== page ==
Additionally, with my approach you can swap out your stage 3 from file encryptor to implant shellcode. I have successfully tested my stage 3 payload with the binary from my previous blog post BreadMan Module Stomping. The only requirement for the reflective loading is that the file chosen is compiled in a valid PE format.

With that being said, let’s dive into stage 3: the file encryptor.

I would like to note that no attempts at obfuscation or evasion were made in the stage 3 payload. This is because it is being loaded into a process memory space that was unhooked from AV/EDR, and ETW patching have already occurred, so it is not needed.

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In main(), all we do is call the encryptDirectory() function with the argument of our target directory. Note, that since this is a proof of concept, I did not implement functionality to encrypt entire drives.

encryptDirectory() starts by initializing a variable to hold a new directory path called tmpDirectory(). We add the portion “\\*” to our target directory which will indicate we want to retrieve all files. Then, we initialize a WIN32_FIND_DATAW and a file handle variable.

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Next, we call FindFirstFileW() using the target directory and our FIND_DATAW variables as parameters. Then, we create a linked list of directories.

To follow that up, we enter a do-while loop, which continues while we have more directories or files to encrypt in our current directory. We initialize two more file directory path variables. The tmp2 variable stores the name of the next file/directory we need to traverse/encrypt, and the tmp3 variable stores the randomized encrypted file name after the file has been encrypted. Next, we check if the object we obtained a handle to is a directory and if it is the current or previous directory, ‘.’, or ‘..’. If it is, we skip them.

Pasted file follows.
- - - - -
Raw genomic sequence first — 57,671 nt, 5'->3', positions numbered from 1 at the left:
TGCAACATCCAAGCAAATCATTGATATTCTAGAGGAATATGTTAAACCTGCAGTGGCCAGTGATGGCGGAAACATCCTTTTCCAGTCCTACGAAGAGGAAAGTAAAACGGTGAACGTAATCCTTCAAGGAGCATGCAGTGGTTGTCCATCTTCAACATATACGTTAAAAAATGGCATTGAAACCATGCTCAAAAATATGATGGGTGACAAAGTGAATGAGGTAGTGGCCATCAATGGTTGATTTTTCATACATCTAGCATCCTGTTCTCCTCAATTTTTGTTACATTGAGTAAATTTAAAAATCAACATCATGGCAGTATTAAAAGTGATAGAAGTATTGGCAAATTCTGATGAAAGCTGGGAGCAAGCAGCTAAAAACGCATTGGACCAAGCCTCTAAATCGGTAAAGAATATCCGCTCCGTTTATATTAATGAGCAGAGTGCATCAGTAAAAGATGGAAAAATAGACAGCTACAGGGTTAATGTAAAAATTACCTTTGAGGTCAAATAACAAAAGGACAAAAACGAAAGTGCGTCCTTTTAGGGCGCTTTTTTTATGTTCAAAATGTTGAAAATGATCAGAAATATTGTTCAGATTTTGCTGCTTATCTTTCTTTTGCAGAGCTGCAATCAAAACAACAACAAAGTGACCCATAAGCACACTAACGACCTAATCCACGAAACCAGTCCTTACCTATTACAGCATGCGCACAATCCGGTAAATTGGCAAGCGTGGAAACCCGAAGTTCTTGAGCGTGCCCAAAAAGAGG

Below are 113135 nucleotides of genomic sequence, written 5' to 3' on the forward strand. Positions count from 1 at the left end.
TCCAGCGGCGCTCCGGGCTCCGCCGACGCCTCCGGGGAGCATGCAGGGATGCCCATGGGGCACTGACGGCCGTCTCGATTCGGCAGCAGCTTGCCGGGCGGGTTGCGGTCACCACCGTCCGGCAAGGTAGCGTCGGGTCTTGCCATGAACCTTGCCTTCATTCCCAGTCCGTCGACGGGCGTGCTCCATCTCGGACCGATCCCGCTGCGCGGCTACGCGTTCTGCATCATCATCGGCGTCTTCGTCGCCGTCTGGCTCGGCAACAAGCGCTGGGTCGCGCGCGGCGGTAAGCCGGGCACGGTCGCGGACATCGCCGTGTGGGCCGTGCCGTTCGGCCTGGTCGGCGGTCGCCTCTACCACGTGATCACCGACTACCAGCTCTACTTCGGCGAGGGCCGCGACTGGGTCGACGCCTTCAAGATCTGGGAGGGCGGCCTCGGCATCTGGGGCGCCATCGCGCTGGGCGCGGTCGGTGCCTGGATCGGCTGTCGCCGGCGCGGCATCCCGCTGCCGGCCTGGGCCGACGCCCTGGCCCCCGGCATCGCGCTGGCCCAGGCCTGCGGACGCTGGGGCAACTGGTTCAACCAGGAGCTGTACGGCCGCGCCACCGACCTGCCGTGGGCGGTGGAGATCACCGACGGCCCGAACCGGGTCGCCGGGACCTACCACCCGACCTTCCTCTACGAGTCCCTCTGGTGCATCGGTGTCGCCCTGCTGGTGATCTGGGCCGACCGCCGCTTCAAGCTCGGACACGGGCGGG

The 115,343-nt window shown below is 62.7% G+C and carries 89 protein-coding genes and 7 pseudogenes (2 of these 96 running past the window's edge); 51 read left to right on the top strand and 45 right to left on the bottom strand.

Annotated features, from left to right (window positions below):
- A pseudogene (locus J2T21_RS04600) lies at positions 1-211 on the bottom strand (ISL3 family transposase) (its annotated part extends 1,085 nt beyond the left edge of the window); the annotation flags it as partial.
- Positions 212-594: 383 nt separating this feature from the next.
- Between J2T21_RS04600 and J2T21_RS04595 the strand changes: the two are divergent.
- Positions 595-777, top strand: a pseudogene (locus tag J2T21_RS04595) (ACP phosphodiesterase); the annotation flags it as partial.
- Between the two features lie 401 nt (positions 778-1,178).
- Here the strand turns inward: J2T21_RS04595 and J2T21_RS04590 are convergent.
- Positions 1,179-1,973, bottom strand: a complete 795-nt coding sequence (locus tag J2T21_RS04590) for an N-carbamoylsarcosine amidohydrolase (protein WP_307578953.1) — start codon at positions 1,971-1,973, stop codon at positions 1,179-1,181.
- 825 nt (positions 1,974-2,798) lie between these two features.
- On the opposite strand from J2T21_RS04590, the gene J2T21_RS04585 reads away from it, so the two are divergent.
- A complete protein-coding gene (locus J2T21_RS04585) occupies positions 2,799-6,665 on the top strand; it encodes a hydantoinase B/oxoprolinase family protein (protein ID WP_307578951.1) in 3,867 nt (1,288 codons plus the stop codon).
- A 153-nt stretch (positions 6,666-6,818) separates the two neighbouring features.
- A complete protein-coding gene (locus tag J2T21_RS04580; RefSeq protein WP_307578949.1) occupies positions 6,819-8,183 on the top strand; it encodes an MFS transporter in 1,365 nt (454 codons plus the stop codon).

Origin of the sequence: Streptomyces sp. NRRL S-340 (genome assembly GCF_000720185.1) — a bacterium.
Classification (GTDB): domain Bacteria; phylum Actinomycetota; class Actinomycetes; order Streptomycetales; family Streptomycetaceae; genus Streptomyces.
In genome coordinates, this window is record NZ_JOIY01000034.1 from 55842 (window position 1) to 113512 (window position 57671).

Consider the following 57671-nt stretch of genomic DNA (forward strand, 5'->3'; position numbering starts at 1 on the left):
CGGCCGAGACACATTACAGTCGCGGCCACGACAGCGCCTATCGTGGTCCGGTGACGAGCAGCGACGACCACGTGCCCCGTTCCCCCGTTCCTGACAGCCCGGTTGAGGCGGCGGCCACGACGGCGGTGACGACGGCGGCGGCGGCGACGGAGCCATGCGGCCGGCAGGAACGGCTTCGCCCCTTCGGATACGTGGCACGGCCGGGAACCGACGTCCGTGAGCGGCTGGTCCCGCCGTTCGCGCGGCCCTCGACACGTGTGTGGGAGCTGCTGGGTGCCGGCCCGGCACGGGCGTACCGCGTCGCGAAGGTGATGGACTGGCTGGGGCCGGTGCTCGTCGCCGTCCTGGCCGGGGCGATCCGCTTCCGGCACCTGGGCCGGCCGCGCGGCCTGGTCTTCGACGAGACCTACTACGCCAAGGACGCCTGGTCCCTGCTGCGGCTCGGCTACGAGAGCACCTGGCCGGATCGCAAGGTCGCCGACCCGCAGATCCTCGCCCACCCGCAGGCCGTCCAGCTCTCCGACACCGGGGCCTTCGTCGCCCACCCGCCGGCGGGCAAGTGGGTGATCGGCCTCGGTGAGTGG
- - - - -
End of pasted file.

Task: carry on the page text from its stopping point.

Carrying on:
If it’s any other directory, we append the name of that directory to the current directory, add it as a node to our linked list, and continue. If it’s a file, we generate a random string, append that string to the current directory path, and call encryptFile(). This function takes the following parameters: the full path to the unencrypted file, the full path name of the encrypted file, and the password used to encrypt. We then call DeleteFile() on the unencrypted file. Finally, we obtain a handle to the next file in the folder.

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To finish the function off, we recursively call encryptDirectory() until there are no more folders in the linked list of folders we identified.

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I won’t dive too deep into the file encryption function for two reasons. First, I am not a big cryptography guy. I don’t know much about it, and I don’t want to give any false information. Second, I took this proof of concept and just implemented it in C instead of CPP.

However, the important part I’d like to highlight is that I used the same determination scheme the Bleeding Bear campaign uses to ascertain if a file should be corrupted or not. BreadBear and Bleeding Bear both use the following file extension list to determine if a file should be altered:

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With BreadBear, I took an analysis of a real threat actors TTPs and created a working proof of concept, which I believe improves upon some of their tooling. This work can help organizations visualize how a campaign can be easily created and defend accordingly. More importantly, it was an educational exercise. Feel free to contribute to the code base over on GitHub.

The post Repurposing Real TTPs for use on Red Team Engagements appeared first on Nettitude Labs.